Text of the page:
Romania is a country located in Southeastern Central Europe, on the Lower course of Danube, north of the Balkan Peninsula and at the northwestern coast of the Black Sea. The capital of Romania is Bucharest, a city which has this statute since 1862. On the territory of this country is located almost entire surface of the Danube Delta and the southern and central parts of the Carpathian Mountains. Romania adjoins: to south with Bulgaria, to southwest with Serbia, to north-west with Hungary, to north with Ukraine and to east with Republic of Moldova. To the southeast lies the Black Sea.
The Romanian relief is characterized by four elements: variety, proportionality, complementarity and symmetrical arrangement – this is due to the large number of landforms, approximately equal distribution of major relief units (35% mountains, 35% hills and plateaus and 30% plains) and the grouping of the relief.
The landscape is arranged in three major, well-differentiated storeys: the highest is represented by the Carpathian Mountains, the middle one by the Subcarpathians, hills and plateaus, and the lowest one by the plains, the rivers and the Danube Delta. The Romanian relief stands out for its layout in the shape of an amphitheater.
The climate is transitional temperate continental with relatively low rainfall and major distinctive elements between seasons.
– Summer is a warm season, which lasts from late May to mid-September. During summer, southern Romania temperatures can exceed 35 °C and precautions must be taken in order for this to have a minimum impact on health (drink enough water and avoid exposure to the sun between 12:00 p.m. to 4:00 p.m.) maximum temperature in Romania is of +44.5 °C and was recorded in Ion Sion locality, near Braila, on August 10, 1951.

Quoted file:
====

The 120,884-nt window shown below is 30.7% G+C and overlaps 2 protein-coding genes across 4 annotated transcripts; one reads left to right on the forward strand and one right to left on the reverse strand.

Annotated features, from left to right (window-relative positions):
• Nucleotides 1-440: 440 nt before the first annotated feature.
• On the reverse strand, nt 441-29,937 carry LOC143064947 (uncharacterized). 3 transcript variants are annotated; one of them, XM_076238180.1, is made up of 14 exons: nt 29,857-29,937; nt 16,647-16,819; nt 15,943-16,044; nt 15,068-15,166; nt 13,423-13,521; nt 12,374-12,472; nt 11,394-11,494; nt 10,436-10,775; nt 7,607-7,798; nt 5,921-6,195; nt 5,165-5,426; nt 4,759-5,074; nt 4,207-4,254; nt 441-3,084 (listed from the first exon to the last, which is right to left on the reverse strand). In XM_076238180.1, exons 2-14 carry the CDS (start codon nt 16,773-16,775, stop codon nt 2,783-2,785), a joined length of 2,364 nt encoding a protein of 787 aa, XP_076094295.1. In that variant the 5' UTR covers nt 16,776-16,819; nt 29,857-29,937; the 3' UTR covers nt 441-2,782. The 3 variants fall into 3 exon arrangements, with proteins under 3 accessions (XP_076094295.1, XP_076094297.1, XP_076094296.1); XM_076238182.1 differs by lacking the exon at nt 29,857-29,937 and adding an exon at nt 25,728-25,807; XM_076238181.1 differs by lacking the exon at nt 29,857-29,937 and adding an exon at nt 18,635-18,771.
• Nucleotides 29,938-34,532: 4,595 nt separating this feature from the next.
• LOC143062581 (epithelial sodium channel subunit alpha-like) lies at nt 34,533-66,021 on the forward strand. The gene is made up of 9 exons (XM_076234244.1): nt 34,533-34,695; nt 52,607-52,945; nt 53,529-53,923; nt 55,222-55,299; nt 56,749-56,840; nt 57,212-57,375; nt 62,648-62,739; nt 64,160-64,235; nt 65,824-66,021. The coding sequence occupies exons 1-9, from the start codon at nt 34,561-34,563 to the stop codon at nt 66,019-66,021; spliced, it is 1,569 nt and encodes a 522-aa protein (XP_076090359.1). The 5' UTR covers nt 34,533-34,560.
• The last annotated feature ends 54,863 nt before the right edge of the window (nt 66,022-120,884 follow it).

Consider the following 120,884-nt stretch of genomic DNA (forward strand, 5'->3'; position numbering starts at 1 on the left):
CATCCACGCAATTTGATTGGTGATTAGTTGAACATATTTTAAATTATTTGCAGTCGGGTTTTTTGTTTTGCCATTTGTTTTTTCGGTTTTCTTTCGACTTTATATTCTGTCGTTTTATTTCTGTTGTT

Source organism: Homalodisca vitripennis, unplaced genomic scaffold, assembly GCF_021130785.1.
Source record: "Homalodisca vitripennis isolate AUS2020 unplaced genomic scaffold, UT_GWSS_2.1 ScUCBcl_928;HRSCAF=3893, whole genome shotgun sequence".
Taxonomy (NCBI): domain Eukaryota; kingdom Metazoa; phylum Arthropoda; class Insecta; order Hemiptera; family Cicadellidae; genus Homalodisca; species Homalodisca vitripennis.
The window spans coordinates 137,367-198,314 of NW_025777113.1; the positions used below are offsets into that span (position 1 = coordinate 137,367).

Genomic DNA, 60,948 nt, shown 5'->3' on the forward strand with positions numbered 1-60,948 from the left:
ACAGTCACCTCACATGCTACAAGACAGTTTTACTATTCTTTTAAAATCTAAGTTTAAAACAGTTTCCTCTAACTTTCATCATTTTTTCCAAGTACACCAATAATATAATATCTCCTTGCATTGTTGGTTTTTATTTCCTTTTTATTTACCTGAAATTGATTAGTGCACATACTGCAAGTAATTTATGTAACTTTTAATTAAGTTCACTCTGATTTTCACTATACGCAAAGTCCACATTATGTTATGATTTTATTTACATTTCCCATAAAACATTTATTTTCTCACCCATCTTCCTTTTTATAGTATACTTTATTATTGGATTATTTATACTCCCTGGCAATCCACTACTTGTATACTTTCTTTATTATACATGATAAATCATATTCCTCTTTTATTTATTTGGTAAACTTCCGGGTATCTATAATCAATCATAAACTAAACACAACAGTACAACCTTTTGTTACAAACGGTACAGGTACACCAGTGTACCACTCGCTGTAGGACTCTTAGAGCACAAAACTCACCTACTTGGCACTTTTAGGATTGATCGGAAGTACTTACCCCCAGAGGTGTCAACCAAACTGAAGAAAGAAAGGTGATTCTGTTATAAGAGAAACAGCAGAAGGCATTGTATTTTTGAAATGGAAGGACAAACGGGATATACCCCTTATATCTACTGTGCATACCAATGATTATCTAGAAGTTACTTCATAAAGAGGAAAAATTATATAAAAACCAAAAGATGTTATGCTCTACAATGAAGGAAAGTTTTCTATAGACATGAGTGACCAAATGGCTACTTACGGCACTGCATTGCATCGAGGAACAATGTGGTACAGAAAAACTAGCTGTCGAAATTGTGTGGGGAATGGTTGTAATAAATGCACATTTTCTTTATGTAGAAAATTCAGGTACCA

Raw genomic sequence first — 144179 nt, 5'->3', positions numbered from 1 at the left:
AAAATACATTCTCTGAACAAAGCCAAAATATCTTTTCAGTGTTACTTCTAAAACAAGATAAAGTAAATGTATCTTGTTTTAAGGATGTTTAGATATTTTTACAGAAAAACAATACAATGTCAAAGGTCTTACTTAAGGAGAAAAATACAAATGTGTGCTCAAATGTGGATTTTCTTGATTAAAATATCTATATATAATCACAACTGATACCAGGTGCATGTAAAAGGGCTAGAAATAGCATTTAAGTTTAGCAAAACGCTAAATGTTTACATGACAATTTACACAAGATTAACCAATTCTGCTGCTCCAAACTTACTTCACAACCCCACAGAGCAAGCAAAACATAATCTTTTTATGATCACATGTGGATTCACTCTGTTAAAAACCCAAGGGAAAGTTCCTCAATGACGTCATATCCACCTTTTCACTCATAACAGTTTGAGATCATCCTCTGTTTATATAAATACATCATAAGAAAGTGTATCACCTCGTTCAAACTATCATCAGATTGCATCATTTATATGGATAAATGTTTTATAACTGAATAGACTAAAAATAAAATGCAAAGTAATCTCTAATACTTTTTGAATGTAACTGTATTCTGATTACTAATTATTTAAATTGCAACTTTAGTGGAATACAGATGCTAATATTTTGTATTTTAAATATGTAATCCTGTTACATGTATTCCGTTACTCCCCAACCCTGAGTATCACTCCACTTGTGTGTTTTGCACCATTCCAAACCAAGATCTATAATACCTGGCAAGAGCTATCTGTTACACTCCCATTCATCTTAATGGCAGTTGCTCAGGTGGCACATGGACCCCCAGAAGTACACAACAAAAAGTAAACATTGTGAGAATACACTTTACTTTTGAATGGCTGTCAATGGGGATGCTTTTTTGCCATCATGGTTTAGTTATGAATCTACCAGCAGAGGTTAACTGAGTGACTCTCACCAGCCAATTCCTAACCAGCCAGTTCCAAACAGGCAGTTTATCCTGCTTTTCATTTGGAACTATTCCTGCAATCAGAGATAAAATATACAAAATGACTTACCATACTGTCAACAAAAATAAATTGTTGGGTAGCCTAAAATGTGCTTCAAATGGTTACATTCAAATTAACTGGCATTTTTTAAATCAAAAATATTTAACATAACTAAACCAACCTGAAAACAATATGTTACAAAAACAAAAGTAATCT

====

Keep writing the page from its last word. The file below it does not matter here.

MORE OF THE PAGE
– Autumn is a shorter season, of transition, with long periods of drought alternating with periods of rain. Usually, in the second part of October appear the first frosts, and in November the first snow.
– Winter is a cold season, in which cold air masses coming from the East bring temperatures down to -20 °C or below (the record is -38.5 °C – temperature registered at Bod, near Brasov, on January 25, 1942 ). Snow is not abundant compared to other European countries, due to lack of precipitation and due to frequent temperature increases (which causes snow to melt several times during a winter).
– Spring is another transitional season and is relatively short. The temperature rises rapidly and, usually, the frosts disappear in April.
Romania has 11 days off for national holidays, during which public institutions and some of the private ones, are closed.
Usually, if a national holiday is connected to the weekend, it will be hard to find accommodation in some areas (on the seaside during summer and at the mountains during the other seasons) unless you make your booking in advance.
Eight of the national holidays have a fixed date and the other four depend on the orthodox calendar.
Days off with fixed date:
1st & 2nd of January (New Year)
1st of May (International Labor Day)
15th of August (St. Mary’s Day)
30th of November (St. Andrew’s Day)
1st of December (National Day of Romania)
- 25th & 26th of December (first and second day of Christmas)
Days off without a fixed date:
- Easter (1st and 2nd day): you can find dates for Easter until 2020, here.
- The 1st day after Pentecost Sunday: you can find dates for Pentecost Monday until 2020, here.
Although there are many ways of getting here, please be aware that non-EU citizens might need a visa – please check here to see if you need a visa to visit Romania and how you can obtain it.